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A nonprofit group organizes its local fundraisers in teams,
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23 Dec 2013, 10:06
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30% (02:27) correct 70% (02:26) wrong based on 330 sessions
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A nonprofit group organizes its local fundraisers in teams, with each of its L team leaders responsible for D group directors, and each of those D group directors responsible for F fundraisers. If the only three positions on each local team are team leaders, group directors, and fundraisers, and there are more group directors than team leaders, how many team leaders are on the Dallas team? (1) There are 81 total members on the Dallas team (2) There are 5 group directors on the Dallas team
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Re: A nonprofit group organizes its local fundraisers in teams,
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23 Dec 2013, 20:14
Paris75 wrote: I got it wrong since I used the 81 to prove there was only one team leader but:
With statement B alone we can mange to find it:
Since there is L<D, L should be 1 2 3 or 4.
But if L is 2 than the number of D should be divided in 2, meaning ... That we have 2.5 directors. Impossible.
Same logic with 3 and 4...
The only possible answer is 1. Choice C only helps to confirm this answer!
Am I right here? I think you almost got it right with your analysis, but you just missed it. I am sorry. C is incorrect. Please find the answer below: Each of L team leaders has D group directors, making the total number of group directors equal to (L)(D). And each of those group directors has F fundraisers, again requiring multiplication: that total is (L)(D)(F). (You can try this by plugging in small numbers  if each of 2 leaders has 3 directors, you know there would be 6 directors) So while statement 1 is not sufficient (there are multiple combinations that could get you to 81, such as L = 1, D = 2, and F = 39; or L = 1, D = 5, and F = 15), statement 2 guarantees that there is only one team leader. This is because 5 is a prime number, and you know that the number of group directors = LD. The only possible way for LD to equal 5 is if L is 1 and D is 5, or if D is 1 and L is 5. And since the stimulus tells you that there are more directors than leaders, the combination must be 5 directors and 1 leader. Accordingly, statement 2 is sufficient. +1 Kudos if you like and understand.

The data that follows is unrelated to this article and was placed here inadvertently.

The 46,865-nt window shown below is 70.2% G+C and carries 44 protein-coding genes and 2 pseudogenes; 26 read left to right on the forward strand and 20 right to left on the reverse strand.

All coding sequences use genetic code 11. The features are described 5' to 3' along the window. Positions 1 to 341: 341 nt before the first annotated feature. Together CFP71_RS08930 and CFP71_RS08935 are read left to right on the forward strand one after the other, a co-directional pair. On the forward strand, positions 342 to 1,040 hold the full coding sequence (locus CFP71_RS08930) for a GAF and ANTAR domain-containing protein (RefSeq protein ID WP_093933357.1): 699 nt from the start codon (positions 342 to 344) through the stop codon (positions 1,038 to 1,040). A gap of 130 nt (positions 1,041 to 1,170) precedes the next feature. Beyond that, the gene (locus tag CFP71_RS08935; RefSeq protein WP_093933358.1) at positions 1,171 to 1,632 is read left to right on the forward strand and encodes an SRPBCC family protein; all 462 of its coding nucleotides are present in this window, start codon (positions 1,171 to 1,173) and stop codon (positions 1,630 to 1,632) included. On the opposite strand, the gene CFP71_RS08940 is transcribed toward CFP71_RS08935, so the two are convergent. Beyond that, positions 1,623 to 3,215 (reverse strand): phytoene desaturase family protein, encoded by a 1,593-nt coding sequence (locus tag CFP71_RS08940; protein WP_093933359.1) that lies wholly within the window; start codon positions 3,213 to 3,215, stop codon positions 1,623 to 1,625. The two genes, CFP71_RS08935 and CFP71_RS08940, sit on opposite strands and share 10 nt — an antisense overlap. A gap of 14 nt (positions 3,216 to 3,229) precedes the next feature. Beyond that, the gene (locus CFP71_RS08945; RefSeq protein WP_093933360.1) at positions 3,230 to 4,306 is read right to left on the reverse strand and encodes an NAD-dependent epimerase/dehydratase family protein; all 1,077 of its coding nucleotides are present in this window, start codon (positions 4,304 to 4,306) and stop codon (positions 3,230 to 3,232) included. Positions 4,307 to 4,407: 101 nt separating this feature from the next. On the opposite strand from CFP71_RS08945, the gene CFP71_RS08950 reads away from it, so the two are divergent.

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Re: A nonprofit group organizes its local fundraisers in teams,
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23 Dec 2013, 14:30
I got it wrong since I used the 81 to prove there was only one team leader but: With statement B alone we can mange to find it: Since there is L<D, L should be 1 2 3 or 4. But if L is 2 than the number of D should be divided in 2, meaning ... That we have 2.5 directors. Impossible. Same logic with 3 and 4... The only possible answer is 1. Choice C only helps to confirm this answer! Am I right here?
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Re: A nonprofit group organizes its local fundraisers in teams,
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05 Dec 2014, 05:46
Hey... I'm not sure about this one, I feel A is sufficient too. From the question we've got: Total number of people on Dallas team = L + L*D + L*D*F = L * (D + D*F + 1) = L * (D(1+F) + 1) = 81 Given that 81 = 3^4, L must be either 1, 3, 9, 27, or 81. However we also know that L>D, so there's no need to check the combinations where L = 9 or higher. There a bunch of combinations where L=1, as D can then be equal to any factor of 811. However, there are no combinations where L=3 and where L>D, because in that case D must be a factor of 26, i.e. 1, 2, or 13. 3 is larger than 1 or 2, and 13 doesn't work because in that case F = 1, and 13 Directors can't split 1 fundraiser between them! So I find that prompt A is sufficient to determine that L = 1. But VeritasPrep's CAT says I'm wrong, as does this thread, so please explain what I'm missing here!



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Re: A nonprofit group organizes its local fundraisers in teams,
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05 Dec 2014, 06:59